Either way, this is comics by someone who “gets” comics just perfectly, and this absolutely deserves to be on your reserve list — I’ve just placed a reorder at 100% of my initial, and will be hand-selling this with some large amount of joy. I thought this was a truly EXCELLENT debut.

 

PROPHET #25: This was the first issue where I was NOT enjoying what was happening until we got well past the halfway point and the “real” Prophet showed up. Then I totally fell back in love all at once. This is such a VERY GOOD comic, and I’m totally at awe of the world-building that gets built and tossed around each and every issue.

 

SUPERMAN #9: Basically, see what I said about AQUAMAN above — I have no idea who or what the “modern” Superman is about, really, other than “it’s Superman”, but all of the changes to the supporting cast and mythos, so far, seem to be arbitrary to me, rather than organic. All of the stuff in this comic about how the media behaves? Beyond terrible. This is terribly EH material, and I doubt I’ll read another issue until they change creative teams (again!)
YOUNGBLOOD #71: Y’know what? I was digging on John McLaughlin’s script here — kind of the most AUTHORITY-like comic that we’ve seen in a while, but dear god, the art by Jon Malin and Rob Liefeld (Rob’s inking?) is really wretched and uninspiring. I know a lot of people used to really really like Liefeld, but, honestly folks, most of those people stopped actually purchasing comics at least a decade back, leaving this a commercial trainwreck. Too bad, I really dug the script, but the final product is a muddled EH of a comic.

 

That’s me… what did YOU think?

 

-B

 

17 Responses to “ Here comes Crankypants!: Hibbs’ 5/23 ”

  1. I love Morrison, but decided to drop Batman Inc. I actually sold off all the issues that came after the wrap-up of the “The Return of Bruce Wayne” ’cause that seemed like a good end point for my Morrison Batman collection.
    Batman Inc. on paper sounded like a fantastic idea.
    But it’s essentially been one long, drawn out story about how the Batman franchise is at war with Talia.
    I really would have preferred just some cool done-in-one stories about different Batmen around the globe that didn’t feed into this larger plot. Kind of like how Morrison handled his JLA run – some really great two, three, four, and five issue storylines.

    I haven’t read Aquaman but have been picking up Johns’ Justice League. As a fan of the League it’s an entertaining enough read. Exciting and pretty to look at. But I have a similar complaint – after nine issues we don’t really “know” that much about the characters or the team. We got a six-part “the gang gets together tale” and then two issues kind of starting to flesh out how they operate 5 years later, that they don’t want other members, barely tolerate government assistance/interference, and are kind of cocky and even a bit unlikeable.
    I think perhaps the problem for DC when it does these relaunches of icons is creators still expect readers to know the basics of decades-old heros and thus they figure they can get away with not focusing on characterization. Does that make sense?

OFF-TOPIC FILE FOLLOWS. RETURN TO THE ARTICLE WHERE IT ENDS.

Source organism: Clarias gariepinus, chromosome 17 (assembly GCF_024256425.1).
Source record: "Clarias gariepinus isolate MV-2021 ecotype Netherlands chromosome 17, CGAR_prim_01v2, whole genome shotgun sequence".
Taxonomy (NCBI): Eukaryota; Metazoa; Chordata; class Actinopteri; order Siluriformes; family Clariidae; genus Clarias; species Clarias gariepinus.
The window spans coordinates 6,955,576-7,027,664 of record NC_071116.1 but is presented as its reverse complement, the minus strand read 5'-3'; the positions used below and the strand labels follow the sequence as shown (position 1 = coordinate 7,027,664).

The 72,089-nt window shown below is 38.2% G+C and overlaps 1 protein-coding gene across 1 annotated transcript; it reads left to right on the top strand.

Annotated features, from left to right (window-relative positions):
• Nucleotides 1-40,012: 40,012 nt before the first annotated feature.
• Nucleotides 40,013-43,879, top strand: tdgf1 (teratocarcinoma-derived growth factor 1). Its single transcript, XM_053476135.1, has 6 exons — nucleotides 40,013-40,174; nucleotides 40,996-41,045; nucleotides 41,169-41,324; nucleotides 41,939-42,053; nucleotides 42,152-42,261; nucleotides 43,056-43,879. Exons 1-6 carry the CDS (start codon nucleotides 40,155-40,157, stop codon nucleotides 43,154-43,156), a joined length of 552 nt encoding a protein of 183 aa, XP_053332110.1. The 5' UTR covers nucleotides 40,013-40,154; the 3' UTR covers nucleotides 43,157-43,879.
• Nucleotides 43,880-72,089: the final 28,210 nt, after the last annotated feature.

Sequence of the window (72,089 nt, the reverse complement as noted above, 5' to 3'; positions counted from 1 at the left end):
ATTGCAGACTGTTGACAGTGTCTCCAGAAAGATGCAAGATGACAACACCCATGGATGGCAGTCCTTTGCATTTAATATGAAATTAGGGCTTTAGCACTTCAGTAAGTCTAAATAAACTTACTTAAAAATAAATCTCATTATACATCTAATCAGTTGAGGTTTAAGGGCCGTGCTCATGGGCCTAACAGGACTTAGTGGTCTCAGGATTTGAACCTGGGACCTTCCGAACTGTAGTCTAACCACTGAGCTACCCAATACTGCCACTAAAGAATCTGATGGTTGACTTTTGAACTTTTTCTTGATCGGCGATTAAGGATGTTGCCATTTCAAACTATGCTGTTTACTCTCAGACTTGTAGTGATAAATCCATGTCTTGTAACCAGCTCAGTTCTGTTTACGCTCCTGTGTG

2. I dropped Superman after last issue. It doesn’t really feel like Superman to me (though I like Action just fine, so I’m not just hating on the reboot). It actually feels like I’m reading an analogue from another company when I read the Superman book.

    I think Batman Inc is ridiculous post-reboot, frankly. I know this has been said before, but this is a world where superheroes have only been around for about 5 years, yet Batman is on his 4th Robin (at least) and has inspired a global franchise.

    Someone really needed to explain the whole “having cake vs eating cake” thing to DC editorial before they launched this thing back in September.

  3. Batman Inc: This is Morrison’s 60th or 61st Batman comic–it just passed The Invisibles as his longest extended run. Good point that it doesn’t work as a first issue, but I suspect anybody who’s reading this has already read at least an issue or two from the last go-round. And Burnham’s work is phenomenal, especially on that slaughterhouse sequence. (I couldn’t help but read that scene as some kind of bitter commentary on assembly-line corporate superhero comics, but this is either wishful thinking or a sign that I’ve been listening to too much “Wait, What.”)

    Flash: The first arc was a lot of fun, and this book looks so good, but Manapul is falling into two of my least favorite modes of superhero storytelling, “grand tour of all the old villains” meets “stories about the source of the hero’s powers.” I don’t know why Flash writers can’t keep themselves away from the Speed Force–since when did “he runs really fast” need a whole fucking cosmology?

    Justice League Dark: I liked this one more than I would have thought possible; give me a successfully executed traditional super-team book over an incoherent and halfhearted attempt at the same, I guess. I just can’t get too worked up about this:

    “And it strikes me that in a way this is a larger betrayal of anything the creator envisioned, or the character was built to be, or, hell, of their sister imprint for that matter, than “Before Watchmen” is going to be.”